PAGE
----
We attached our optical sensor to a small Remote Controlled (RC) power boat. As we sailed, some water that contains plastic debris was video recorded and the plastics bits were also captured in the pink net at the back of the video channel. The point of the pink net is too measure the plastic physically collected that has travelled through the video channel, and compare it with the estimate that we can make from the video alone. We have not done that experiment comparison yet, but it would give us an idea of how reliable our video estimate is in comparison to the real measured weight of plastic collected.
We managed to capture video of plastic particles moving through the video channel. This still very rough.
Motion tracking of plastic parts
We have been very lucky to get some help from Edward Fung who started to tinker with the video on OpenCV.
Isolation and quantification of plastic
Now, it would be great if we could find out what is plastic and what is not. One of the greatest difficulty being that plastic debris becomes a habitat or a transport for a lot of marine life. How can an untrained software (as opposed to a machine learning based software) distinguish plastic from something else? Typically a plastic fragment would be wrapped into a “bubble” of organic matter, making it more difficult to isolate from an optical perspective. Thankfully, one student in our team, Brandon Wong found out this research : http://www.idec.com/sgen/technology_solution/our_core_tech/plastic_sensing.html
It was discovered that upon measuring light absorption spectra in plastics, in the wavelength range of 300 to 3000 nm, the peak values were always observed at or near 1700 nm, regardless of plastic types. This discovery opened the possibility for simple optical sensing of plastics with the use of a LD in this wavelength range. Observation of unique light absorption characteristics within the near infra-red spectrum of each different plastic type has led us to develop the world’s first technology capable of detecting different types of plastics with the use of a LD (with three different wavelengths).”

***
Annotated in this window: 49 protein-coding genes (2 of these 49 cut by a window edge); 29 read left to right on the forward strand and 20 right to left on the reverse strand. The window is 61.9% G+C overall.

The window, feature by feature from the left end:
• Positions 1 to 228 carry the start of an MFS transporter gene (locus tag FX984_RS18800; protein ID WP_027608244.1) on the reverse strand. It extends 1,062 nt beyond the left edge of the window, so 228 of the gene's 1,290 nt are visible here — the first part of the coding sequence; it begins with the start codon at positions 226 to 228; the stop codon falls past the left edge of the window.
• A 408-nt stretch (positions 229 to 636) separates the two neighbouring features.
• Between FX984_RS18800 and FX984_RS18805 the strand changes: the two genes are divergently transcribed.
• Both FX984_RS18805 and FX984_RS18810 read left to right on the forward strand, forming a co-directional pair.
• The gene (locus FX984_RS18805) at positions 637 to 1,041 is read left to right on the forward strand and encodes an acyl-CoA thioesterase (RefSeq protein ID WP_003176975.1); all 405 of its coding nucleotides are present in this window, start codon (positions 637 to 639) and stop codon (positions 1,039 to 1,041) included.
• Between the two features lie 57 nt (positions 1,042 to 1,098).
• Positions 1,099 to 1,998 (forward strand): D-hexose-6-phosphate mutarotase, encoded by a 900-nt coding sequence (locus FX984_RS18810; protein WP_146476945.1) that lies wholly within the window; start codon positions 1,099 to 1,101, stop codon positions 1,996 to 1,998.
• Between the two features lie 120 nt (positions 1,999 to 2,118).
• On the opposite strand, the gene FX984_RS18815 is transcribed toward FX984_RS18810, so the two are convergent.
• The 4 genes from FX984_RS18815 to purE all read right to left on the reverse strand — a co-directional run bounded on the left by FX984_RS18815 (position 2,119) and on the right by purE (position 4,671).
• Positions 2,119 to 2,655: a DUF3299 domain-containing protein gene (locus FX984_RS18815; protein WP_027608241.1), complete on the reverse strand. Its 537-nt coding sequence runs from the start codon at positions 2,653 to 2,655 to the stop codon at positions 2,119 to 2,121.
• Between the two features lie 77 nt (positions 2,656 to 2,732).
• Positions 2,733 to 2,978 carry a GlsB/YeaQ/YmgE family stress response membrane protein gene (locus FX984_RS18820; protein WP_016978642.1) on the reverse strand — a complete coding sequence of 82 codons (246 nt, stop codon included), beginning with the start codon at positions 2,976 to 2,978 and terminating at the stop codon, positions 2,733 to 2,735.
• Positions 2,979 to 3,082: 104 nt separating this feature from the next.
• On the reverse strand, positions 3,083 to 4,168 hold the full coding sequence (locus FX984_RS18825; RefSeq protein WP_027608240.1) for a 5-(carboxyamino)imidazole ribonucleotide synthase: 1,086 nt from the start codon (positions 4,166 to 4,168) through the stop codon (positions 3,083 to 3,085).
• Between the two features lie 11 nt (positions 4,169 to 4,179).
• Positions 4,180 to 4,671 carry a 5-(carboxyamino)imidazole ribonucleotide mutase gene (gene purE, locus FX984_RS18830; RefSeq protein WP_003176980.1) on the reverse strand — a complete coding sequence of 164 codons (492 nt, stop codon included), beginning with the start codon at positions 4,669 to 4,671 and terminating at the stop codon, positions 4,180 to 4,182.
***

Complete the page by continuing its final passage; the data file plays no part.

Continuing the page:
So this is really exciting if we could use the right “lighting” and camera to optically detect such great variety of plastic. There are several inspiring DIY spectrometer projects out there to get inspired from. Check also the Riffle with Optical data logger capacity.
If we manage to get that optical detection running, the last but not least challenge may be to scale from a regular webcam to a microscope-scaled system.
According to the research done during the Malaspina Ocean Expedition the plastic particles we are trying to measure are very very small… Could we be heading in the direction of microfluidic systems?
If the plastic debris we are trying to test are incredibly small, could we control the flow in a very precise yet robust way to perform spectral and / or chemical analysis? Many questions to explore…
So with such a system, could we answer the 2 first questions? :
- sensing plastic that is extremely small
- sensing plastic that is small and broken and sunk at the bottom of the ocean – that would imply that this machine can be taken thousands of meter deep : super high-pressure resistant
I day dream that a fleet of autonomous sailing robots doing the remote sensing work. In fact the Ocean Cleanup feasibility study mentions the relevance of deploying such sensor network system in it’s recommandation pages :
Is that a fleet of Protei right there :) !?
And now the third question ? What part do animals have in the “plastic disappearing” plot? We wont be able to see that in an optical system unless we’re dealing with tiny transparent animals.
I feel terrible for even thinking about this but that is just an idea at this stage. What I am about to propose might be totally unethical, I don’t know. Marine biology and toxicology are not my areas at all. Forgive my ignorance and please correct anything wrong that I may propose, please comment to help.